“For many children, grandparents are their first and most frequent contact with older adults,” notes Stephane Adam, professor of psychology and co-author of the study. “Our findings point to the potential of grandparents to be part of intergenerational programs designed to prevent ageism. Next, we hope to explore what makes contacts with grandparents more rewarding for their grandchildren as well as the effects on children of living with or caring for their grandparents.”
When grandparents offer grandchildren a safe, loving and quality relationship, it seems the benefits extend beyond the child and the family relationship. Seeing grandparents more often can also help, but only when the relationship offered is a quality one. These important relationships can help shift views of ageing which is important in our society as people live and work longer.

8 Peculiar Chapter Books for Inquisitive Kids

If your child is particularly adventurous or curious, consider stories with unusual characters or plots. Need some help? Check out these titles!

Jacqueline Kennedy once said, “There are many little ways to enlarge your child’s world. Love of books is the best of all.” A good book can feed a child’s imagination and desire to learn. When the time comes, chapter books add depth to this reading experience. Unlike picture books for younger readers, a chapter book tells a story primarily through prose, rather than pictures. Yet, unlike books for older readers, they still contain lively and poignant illustrations. If your child is particularly adventurous or curious, consider stories with unusual characters or plots.
Need some help? Here are eight peculiar chapter books for inquisitive kids:

PeterNimble

Peter Nimble and His Fantastic Eyes

by Jonathan Auxier

Peter Nimble is a thief. And a blind orphan. One day, he steals a box from a mysterious traveling haberdasher. Inside are three pairs of magical eyes. He thinks this could be his lucky day. But after trying a pair, he is transported to a strange hidden island where he must complete a quest: to rescue the people of the Vanished Kingdom. Can he complete such a complicated task? Will he use his new eyes or his trusted instincts to save the day? “Auxier has a juggler’s dexterity with prose that makes this fantastical tale quicken the senses,” says Kirkus Reviews.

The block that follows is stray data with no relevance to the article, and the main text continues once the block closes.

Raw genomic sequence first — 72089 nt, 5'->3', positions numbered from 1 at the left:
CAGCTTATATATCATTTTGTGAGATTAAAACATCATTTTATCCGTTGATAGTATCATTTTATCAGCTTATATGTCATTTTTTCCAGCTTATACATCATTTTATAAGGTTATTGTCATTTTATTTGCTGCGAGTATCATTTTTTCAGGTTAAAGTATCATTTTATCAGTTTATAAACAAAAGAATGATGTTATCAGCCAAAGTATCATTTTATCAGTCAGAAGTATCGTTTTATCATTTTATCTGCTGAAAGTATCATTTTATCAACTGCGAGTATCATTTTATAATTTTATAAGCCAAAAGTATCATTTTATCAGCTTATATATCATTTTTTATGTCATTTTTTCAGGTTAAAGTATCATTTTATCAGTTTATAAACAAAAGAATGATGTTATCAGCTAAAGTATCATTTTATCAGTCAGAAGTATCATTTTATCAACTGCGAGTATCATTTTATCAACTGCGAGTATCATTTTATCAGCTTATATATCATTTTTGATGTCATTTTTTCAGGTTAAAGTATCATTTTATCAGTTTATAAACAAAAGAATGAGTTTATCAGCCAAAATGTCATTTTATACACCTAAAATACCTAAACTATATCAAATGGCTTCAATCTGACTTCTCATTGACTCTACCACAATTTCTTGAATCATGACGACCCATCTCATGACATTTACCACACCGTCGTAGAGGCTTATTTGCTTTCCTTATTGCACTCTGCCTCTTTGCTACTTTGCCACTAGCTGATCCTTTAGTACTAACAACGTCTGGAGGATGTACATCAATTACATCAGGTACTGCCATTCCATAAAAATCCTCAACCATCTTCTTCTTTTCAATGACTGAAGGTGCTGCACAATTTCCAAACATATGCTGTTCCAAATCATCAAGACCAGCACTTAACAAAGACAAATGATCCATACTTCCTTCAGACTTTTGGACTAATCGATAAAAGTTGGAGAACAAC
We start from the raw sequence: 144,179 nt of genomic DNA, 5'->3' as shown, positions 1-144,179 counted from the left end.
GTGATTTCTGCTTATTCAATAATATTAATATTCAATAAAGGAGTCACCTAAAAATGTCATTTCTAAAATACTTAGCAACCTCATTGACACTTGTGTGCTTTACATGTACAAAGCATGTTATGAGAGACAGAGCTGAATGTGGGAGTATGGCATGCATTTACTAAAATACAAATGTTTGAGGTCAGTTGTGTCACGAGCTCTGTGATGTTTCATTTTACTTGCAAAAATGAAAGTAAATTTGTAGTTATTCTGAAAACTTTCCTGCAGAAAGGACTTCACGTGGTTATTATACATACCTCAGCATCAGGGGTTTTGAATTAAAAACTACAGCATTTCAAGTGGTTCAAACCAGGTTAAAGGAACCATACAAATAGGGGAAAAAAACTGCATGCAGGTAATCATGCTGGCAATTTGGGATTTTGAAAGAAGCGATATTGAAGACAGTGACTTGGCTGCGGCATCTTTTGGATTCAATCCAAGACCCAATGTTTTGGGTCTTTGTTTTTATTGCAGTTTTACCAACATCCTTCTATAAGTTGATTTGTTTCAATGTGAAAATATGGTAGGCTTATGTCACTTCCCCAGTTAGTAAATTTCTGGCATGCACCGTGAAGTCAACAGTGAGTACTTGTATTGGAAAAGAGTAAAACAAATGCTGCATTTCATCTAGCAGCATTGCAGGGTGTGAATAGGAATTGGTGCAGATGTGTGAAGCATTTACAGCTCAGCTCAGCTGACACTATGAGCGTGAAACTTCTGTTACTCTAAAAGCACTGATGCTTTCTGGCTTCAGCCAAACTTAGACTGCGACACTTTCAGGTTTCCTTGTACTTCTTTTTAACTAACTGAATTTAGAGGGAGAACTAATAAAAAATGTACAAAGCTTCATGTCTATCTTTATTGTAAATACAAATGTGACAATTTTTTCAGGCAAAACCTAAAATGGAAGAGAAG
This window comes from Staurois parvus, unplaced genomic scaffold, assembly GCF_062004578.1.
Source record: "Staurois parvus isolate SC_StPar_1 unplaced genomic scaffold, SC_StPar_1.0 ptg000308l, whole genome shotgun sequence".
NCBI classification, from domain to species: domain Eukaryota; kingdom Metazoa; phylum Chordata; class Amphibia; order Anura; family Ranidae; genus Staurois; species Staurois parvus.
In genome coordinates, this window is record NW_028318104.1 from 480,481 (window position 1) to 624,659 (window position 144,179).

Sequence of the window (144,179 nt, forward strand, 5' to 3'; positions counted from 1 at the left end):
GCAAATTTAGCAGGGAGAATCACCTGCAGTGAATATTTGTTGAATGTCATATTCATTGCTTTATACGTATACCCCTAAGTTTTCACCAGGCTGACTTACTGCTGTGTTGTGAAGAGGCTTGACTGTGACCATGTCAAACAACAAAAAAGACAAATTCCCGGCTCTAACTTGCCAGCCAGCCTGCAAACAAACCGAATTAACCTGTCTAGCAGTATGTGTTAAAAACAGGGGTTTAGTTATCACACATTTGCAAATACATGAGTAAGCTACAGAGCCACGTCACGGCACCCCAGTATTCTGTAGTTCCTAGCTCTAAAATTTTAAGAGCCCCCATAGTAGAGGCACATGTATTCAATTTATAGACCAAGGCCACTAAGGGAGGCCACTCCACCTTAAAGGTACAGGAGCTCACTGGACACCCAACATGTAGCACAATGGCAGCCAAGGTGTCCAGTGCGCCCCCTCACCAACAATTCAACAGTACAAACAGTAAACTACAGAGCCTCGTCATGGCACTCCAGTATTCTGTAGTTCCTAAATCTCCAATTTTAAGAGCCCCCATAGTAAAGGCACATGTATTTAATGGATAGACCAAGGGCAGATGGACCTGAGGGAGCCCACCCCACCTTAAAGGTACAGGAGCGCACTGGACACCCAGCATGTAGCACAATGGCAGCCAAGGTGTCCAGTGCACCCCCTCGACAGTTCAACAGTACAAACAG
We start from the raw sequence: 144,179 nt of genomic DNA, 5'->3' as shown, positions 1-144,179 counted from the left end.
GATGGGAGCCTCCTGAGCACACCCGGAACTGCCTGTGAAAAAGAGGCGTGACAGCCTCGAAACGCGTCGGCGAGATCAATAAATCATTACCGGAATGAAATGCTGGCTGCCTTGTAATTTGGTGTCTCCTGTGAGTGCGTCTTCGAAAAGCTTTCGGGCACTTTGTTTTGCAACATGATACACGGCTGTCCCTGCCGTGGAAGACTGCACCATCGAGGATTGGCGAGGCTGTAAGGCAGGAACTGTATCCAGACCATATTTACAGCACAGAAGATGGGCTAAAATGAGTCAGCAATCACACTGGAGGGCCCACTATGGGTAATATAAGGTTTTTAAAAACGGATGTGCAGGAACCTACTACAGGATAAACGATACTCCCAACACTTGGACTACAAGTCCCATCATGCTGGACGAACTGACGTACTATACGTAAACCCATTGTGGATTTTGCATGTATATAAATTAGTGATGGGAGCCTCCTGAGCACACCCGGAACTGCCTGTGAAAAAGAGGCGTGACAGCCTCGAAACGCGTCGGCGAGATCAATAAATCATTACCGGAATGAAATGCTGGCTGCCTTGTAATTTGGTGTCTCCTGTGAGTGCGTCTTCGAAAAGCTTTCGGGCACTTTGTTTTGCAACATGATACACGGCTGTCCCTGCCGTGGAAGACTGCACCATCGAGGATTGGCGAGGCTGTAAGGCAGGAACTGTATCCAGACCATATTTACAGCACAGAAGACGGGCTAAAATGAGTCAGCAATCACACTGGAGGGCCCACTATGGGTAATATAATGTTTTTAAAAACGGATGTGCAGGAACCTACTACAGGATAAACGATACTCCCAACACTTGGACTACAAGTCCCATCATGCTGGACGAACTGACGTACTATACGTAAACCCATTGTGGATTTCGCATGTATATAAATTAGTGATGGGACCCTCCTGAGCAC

TheWildRobot

The Wild Robot

by Peter Brown

Can a robot survive in the wilderness? This wonderfully curious book sets out to answer this question! Roz is alone when she firsts opens her eyes, alone on a wild and desolate island. She has no idea how she got there or what her purpose is being on the lonely stretch of land. All she knows is that she needs to survive. Soon, she encounters raging storms, ferocious bear attacks, and unforgiving surroundings. She endures, and soon makes friends with the animals inhabiting the island. It finally feels like home, until her past comes back and changes her world.


MiretteOnTheHighWire

Mirette on the High Wire

by Emily Arnold McCully

Mirette, the daughter of a widow, lives at a boardinghouse where life becomes a little humdrum. One day, a mysterious stranger arrives. Mirette discovers him crossing the courtyard on air, and pleads with him to teach her how to do it too. She doesn’t realize that the strange gentleman was once the Great Bellini, a master wire-walker. Now, after an accident, he is filled with fear. Can Mirette teach him to believe in himself again? The text is accompanied by “sweeping watercolor paintings carry the reader over the rooftops of 19th Paris and into an elegant, beautiful world of acrobats, jugglers, mimes, actors, and one gallant, resourceful little girl.”


ContagiousColors

The Contagious Colors of Mumpley Middle School

by Fowler DeWitt (Author) and Rodolfo Montalvo (Illustrator)

Something very peculiar is happening in sixth grade, and student scientist Wilmer Dooley is determined to crack the case. Wilmer notices his classmates changing color. Some are green. Others are orange. And a few have turned chartreuse-fuchsia polka-dotted. Now, using his keen sense of observation, he’s set out to find the cause and cure this strange illness. Does he have what it takes to save sixth grade from the mysterious case of the contagious colors?


TheHouseoftheScorpion

The House of the Scorpion

by Nancy Farmer

Matt was not born. He was harvested. His DNA came from El Patrón, lord of a country called Opium. Matt was grown in a petri dish, and then his womb was placed inside of a cow. Although he is an ordinary boy, so he thinks, most consider him a monster. As he grows, Matt struggles to understand his existence and place in the world. Escape is his only hope. But soon he discovers his differences are more profound than anyone, including himself, could imagine.


CityofEmber

The City of Ember

by Jeanne DuPrau

It is always night in the city of Ember. But there are no moon or stars. The city is illuminated by floodlamps that cast a yellowish glow over the streets 12 hours of the day. Ember is the last refuge for humans. Now, 200 years later, the lights are flickering. When friends, Lina and Doon, find an ancient message, they’re sure it holds a secret that can save the city. But have they run out of time?


Extincts

The Extincts

by Veronica Cossanteli (Author) and Roman Muradov (Illustrator)

“Fans of unusual animals and mythology will enjoy this exciting mix of fantasy and realistic fiction, and Muradov’s swoopy spot illustrations make most of these cryptids and other creatures more cute than menacing,” says “Publishers Weekly.” George wants a new bike, so he sets off and tries to find a job. A help wanted ad at Wormestall Farm catches his eye. He decides to take a leap of faith and go for it. Much to his surprise and delight, he gets the position. But what awaits is not what he was expecting. Extinct creatures, mythological beings, new friends, and a maniacal taxidermist will keep him busy.